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Aniconism in Greek Antiquity
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Aniconism in Greek Antiquity

Milette Gaifman

Abstract

This book explores a phenomenon known as aniconism — the absence of figural images of gods in Greek practiced religion and the adoption of aniconic monuments, namely objects such as pillars and poles, to designate the presence of the divine. Shifting our attention from the well-known territories of Greek anthropomorphism and naturalism, it casts new light on the realm of non-figural objects in Greek religious art. Drawing upon a variety of material and textual evidence dating from the rise of the Greek polis in the eighth century bc to the rise of Christianity in the first centuries ad, this b ... More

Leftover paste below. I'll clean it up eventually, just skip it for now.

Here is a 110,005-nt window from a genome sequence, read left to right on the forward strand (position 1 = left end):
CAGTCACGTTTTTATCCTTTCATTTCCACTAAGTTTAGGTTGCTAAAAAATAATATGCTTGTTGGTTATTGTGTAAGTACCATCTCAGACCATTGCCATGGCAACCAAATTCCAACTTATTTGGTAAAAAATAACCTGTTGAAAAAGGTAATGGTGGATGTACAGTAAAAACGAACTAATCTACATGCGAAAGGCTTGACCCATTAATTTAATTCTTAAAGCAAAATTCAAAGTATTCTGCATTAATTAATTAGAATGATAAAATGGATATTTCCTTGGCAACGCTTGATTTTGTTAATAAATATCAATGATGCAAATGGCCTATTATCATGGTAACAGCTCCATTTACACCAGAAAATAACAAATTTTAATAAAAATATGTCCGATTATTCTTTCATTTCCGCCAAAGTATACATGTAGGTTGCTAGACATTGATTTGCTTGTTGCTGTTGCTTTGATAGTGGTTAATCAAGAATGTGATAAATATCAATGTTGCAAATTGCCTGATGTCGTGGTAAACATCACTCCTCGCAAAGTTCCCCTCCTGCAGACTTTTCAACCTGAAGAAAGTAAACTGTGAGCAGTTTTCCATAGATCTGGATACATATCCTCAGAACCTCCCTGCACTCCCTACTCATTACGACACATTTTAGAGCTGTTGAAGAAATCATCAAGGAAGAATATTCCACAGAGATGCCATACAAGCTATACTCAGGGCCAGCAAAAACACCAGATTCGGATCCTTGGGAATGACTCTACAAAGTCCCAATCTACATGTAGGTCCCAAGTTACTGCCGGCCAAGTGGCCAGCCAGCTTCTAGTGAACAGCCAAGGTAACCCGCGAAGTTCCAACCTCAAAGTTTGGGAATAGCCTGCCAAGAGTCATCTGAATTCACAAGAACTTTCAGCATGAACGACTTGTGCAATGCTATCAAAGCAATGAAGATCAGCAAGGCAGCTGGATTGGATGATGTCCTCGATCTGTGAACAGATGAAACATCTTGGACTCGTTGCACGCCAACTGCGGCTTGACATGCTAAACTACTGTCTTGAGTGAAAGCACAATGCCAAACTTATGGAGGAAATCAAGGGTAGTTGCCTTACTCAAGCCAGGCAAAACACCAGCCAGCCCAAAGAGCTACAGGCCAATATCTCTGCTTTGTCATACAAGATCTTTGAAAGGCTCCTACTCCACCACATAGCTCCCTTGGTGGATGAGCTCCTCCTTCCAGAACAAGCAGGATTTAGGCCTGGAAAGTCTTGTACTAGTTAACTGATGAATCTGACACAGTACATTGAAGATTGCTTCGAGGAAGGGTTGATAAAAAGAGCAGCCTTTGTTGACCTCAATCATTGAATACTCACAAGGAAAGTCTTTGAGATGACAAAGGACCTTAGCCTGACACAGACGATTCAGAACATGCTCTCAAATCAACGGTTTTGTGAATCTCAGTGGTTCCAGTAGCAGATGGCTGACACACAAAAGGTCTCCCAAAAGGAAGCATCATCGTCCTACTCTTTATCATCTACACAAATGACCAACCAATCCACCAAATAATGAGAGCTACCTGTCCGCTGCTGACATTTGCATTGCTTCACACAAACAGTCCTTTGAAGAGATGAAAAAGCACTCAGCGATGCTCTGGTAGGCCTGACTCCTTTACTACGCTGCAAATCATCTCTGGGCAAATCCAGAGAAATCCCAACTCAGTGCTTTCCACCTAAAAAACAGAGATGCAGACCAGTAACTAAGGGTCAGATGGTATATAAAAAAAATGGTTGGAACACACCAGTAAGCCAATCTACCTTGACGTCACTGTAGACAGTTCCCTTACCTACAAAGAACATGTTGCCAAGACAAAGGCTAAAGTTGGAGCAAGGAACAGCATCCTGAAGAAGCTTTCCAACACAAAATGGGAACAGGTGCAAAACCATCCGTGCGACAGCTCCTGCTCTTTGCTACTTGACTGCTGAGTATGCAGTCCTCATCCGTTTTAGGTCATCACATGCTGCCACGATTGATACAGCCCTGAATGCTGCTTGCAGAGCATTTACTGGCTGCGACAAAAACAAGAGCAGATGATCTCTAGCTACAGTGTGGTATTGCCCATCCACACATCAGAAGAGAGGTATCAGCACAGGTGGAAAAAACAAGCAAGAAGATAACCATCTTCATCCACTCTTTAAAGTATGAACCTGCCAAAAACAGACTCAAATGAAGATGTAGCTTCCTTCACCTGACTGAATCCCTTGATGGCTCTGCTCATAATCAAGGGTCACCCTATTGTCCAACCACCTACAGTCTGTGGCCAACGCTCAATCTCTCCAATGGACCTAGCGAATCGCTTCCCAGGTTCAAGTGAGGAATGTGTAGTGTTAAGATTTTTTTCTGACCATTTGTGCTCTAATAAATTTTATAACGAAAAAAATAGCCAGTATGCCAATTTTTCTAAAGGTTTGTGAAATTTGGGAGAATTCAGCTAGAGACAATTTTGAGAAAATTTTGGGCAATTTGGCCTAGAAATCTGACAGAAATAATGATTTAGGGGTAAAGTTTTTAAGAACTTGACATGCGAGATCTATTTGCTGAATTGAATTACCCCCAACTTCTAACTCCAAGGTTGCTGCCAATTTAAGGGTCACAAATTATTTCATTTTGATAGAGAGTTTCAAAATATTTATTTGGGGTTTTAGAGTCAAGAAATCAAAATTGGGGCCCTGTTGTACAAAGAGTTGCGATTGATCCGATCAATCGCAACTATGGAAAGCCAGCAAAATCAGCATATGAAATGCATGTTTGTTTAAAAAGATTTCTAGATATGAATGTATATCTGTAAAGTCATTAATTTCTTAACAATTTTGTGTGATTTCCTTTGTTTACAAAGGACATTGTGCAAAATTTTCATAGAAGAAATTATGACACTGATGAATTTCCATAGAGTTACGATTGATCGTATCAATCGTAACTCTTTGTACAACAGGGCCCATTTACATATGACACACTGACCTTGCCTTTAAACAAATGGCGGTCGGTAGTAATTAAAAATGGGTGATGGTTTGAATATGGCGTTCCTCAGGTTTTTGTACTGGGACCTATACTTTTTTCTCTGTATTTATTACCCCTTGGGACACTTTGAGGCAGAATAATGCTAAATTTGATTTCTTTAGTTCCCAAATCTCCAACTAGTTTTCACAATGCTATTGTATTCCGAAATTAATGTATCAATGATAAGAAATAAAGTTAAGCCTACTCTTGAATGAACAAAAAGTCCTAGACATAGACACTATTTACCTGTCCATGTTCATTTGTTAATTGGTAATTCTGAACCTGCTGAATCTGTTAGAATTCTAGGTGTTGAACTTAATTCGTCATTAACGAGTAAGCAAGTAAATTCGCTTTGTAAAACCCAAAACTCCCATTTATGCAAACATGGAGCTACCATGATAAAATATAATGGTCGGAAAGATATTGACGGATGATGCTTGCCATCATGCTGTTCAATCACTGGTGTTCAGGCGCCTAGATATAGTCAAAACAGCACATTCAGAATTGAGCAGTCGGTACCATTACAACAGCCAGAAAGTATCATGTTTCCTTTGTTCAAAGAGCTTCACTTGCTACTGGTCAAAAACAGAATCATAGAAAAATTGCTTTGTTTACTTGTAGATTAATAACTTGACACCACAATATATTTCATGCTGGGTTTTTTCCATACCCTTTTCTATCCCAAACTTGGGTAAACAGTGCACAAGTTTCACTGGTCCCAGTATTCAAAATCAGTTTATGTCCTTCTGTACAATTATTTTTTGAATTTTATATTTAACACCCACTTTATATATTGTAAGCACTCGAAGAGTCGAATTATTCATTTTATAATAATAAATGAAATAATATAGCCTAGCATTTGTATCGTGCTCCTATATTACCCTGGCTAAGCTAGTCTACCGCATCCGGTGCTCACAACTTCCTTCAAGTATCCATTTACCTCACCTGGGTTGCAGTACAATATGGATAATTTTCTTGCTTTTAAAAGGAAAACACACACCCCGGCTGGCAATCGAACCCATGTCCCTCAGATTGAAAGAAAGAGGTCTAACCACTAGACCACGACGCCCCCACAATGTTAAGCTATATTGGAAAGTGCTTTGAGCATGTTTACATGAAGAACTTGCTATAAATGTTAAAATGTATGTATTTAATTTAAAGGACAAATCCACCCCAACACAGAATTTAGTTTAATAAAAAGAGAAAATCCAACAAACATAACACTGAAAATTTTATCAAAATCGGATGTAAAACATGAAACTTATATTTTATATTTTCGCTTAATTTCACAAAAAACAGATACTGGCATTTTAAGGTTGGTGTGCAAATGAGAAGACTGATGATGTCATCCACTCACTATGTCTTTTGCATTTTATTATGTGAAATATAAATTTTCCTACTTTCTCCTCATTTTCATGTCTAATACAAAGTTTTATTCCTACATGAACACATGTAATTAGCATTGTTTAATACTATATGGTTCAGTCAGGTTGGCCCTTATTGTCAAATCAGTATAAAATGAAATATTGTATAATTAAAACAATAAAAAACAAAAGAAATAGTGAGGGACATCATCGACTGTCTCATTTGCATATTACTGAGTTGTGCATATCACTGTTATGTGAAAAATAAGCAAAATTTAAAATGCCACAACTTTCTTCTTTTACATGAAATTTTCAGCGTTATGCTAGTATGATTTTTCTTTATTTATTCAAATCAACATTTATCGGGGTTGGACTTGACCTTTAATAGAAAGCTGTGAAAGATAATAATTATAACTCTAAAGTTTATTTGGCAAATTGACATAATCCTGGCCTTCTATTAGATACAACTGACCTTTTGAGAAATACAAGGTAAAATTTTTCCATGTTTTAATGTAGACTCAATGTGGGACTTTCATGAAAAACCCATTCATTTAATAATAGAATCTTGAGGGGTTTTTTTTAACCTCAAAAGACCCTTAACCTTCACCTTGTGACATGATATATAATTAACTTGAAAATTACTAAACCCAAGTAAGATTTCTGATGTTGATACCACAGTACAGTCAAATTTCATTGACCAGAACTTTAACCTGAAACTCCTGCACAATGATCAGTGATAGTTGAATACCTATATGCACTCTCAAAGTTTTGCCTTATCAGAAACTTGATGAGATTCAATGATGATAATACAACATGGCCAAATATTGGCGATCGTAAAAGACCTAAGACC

Keywords: aniconism, aniconic monuments, pillars, poles, divine, anthropomorphism, naturalism, Greek religious art, Christianity, cults

Bibliographic Information

Print publication date: 2012 Print ISBN-13: 9780199645787
Published to Oxford Scholarship Online: September 2012 DOI:10.1093/acprof:oso/9780199645787.001.0001

Authors

Affiliations are at time of print publication.

Milette Gaifman, author
Associate Professor of Greek Art and Archaeology, Departments of Classics and History of Art, Yale University

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